Enzinc to use CEC award funding to build out zinc battery manufacturing line

Zinc battery developer Enzinc has been selected for a $1.8 million California Energy Commission (CEC) BRIDGE award to further develop its batteries for mobility and stationary uses. After approval, the proceeds, along with $1 million of matching funds, will be used to design and test a long-duration stationary battery and build out a pilot anode manufacturing line.

“If we are to electrify everything, we need batteries that use easily-sourced materials and can be scaled rapidly. Being selected for BRIDGE shows the rising awareness that we can’t place all of our energy storage bets on lithium technologies,” said Michael Burz, founder and CEO of Enzinc. “Today’s $60 billion lead-acid battery market can play a larger role in the energy transition by converting existing factories to use Enzinc’s drop-in technology and make more powerful, higher margin and longer lasting batteries.”

Batteries with Enzinc’s zinc microsponge anode’s safe, non-flammable materials will make it ideal for stationary energy storage inside homes and commercial buildings and adjacent to critical energy infrastructure. Additionally, it will be ideal for mobility including e-bikes, e-scooters, electric delivery vehicles and other electric vehicles with moderate ranges, as well as be able to replace the lead acid battery that all vehicles use for starter motors and other systems.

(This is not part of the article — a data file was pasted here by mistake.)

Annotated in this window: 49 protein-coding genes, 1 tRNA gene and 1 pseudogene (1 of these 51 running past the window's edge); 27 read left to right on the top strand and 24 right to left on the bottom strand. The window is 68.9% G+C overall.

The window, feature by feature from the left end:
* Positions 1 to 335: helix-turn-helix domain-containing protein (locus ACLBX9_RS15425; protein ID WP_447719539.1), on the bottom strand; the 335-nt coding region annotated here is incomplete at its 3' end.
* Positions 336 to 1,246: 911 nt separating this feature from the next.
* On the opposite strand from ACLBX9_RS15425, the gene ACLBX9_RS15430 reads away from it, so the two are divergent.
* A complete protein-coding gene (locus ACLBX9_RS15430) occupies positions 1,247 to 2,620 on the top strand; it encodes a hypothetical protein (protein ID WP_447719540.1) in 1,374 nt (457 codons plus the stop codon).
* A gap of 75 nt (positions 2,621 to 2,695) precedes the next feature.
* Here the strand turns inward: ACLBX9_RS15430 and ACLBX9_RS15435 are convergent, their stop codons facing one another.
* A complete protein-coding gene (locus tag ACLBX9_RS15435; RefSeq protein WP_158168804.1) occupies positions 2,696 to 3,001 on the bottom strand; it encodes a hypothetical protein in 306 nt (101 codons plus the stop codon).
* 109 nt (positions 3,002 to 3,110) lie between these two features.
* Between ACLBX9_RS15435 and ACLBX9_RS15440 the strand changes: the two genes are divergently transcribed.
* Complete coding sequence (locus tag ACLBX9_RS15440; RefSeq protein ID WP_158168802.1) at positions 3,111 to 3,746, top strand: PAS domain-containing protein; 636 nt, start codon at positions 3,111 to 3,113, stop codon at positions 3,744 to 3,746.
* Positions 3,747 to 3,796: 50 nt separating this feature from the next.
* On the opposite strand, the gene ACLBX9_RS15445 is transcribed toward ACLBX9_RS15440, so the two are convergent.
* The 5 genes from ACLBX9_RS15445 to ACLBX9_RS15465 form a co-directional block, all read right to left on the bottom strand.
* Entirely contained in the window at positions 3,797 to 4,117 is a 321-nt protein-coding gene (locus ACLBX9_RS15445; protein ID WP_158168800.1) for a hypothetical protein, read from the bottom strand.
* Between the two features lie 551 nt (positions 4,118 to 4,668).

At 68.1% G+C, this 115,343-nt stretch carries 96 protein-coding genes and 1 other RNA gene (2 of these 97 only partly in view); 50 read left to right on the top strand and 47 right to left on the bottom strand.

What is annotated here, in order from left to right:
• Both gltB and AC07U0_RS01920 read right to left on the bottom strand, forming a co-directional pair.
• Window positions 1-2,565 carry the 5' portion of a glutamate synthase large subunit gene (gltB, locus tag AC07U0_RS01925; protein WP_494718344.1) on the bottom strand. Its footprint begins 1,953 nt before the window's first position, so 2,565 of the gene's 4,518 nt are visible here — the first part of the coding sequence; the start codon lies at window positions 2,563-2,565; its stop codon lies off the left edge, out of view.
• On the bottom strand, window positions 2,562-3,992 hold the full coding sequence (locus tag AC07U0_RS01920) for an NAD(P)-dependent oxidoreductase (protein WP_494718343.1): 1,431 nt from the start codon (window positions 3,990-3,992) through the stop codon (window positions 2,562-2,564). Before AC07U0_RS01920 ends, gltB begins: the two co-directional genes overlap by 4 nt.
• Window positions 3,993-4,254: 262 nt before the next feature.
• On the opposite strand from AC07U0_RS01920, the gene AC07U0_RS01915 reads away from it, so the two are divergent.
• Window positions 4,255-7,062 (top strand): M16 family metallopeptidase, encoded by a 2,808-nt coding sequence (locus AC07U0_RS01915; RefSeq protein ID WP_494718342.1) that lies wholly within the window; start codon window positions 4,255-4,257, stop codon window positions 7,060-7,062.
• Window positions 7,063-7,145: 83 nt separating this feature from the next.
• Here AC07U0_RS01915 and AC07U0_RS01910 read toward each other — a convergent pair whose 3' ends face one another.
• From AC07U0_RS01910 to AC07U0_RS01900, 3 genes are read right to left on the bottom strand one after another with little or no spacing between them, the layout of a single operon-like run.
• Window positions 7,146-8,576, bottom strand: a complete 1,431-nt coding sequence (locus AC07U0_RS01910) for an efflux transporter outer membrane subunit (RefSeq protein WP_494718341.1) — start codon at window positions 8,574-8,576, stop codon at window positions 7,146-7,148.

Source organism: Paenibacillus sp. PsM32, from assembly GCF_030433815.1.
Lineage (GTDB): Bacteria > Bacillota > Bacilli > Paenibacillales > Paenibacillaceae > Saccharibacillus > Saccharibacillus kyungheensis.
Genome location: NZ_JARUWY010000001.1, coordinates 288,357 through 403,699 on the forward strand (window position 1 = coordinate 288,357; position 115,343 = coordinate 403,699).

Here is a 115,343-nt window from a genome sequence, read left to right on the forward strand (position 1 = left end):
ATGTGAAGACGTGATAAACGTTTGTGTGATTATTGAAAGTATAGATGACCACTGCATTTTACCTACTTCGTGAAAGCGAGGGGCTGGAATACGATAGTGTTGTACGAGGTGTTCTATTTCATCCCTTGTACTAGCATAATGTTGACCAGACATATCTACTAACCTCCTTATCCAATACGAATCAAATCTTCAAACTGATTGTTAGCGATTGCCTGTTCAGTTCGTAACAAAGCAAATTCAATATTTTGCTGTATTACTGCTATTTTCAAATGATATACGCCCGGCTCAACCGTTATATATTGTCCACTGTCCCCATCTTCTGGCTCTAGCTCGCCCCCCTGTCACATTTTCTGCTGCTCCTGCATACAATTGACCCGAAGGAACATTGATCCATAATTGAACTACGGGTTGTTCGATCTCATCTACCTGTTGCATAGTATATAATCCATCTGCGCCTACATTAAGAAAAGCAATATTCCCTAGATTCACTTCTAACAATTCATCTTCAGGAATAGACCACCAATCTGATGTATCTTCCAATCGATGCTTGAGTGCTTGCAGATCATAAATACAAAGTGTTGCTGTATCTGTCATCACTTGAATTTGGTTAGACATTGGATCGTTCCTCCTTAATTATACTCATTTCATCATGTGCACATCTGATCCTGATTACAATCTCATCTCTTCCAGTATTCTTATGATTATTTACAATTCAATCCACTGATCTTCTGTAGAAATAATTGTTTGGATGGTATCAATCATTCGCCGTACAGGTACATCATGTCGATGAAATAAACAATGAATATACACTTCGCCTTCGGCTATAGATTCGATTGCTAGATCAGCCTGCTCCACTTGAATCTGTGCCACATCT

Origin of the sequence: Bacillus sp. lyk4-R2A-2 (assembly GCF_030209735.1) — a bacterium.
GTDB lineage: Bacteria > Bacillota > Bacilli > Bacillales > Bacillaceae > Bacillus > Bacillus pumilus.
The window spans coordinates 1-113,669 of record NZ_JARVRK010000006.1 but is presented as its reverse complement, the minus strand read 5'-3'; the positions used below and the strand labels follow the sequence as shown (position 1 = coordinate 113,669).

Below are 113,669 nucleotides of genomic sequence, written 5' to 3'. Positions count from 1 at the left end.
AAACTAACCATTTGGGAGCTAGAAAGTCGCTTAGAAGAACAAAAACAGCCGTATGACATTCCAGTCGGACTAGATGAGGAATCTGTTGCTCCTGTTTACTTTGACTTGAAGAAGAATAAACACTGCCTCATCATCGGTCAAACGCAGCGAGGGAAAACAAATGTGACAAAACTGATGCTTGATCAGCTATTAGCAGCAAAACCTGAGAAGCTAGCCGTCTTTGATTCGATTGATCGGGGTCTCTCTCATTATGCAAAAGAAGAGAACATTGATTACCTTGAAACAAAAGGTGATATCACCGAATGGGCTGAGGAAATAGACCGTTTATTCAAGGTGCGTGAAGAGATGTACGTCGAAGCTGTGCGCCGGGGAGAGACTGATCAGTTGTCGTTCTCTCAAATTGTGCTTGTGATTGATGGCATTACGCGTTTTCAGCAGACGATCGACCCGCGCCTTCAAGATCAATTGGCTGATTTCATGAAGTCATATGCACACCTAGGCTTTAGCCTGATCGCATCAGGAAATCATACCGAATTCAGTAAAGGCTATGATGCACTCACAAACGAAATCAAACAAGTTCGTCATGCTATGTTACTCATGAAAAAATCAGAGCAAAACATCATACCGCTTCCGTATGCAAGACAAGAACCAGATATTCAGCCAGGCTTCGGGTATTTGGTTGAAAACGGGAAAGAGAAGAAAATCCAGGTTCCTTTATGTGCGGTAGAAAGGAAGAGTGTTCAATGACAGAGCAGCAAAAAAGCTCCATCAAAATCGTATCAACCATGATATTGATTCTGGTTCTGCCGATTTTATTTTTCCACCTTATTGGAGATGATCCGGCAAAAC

The Bringing Rapid Innovation Development to Green Energy, or BRIDGE, awards are funded by the Electric Program Investment Charge (EPIC) program, which will grant up to a total of $57.3 million over four rounds. Enzinc and four other companies were selected for the proposed final round of funding, contingent on final approval at a CEC business meeting.

News item from Enzinc

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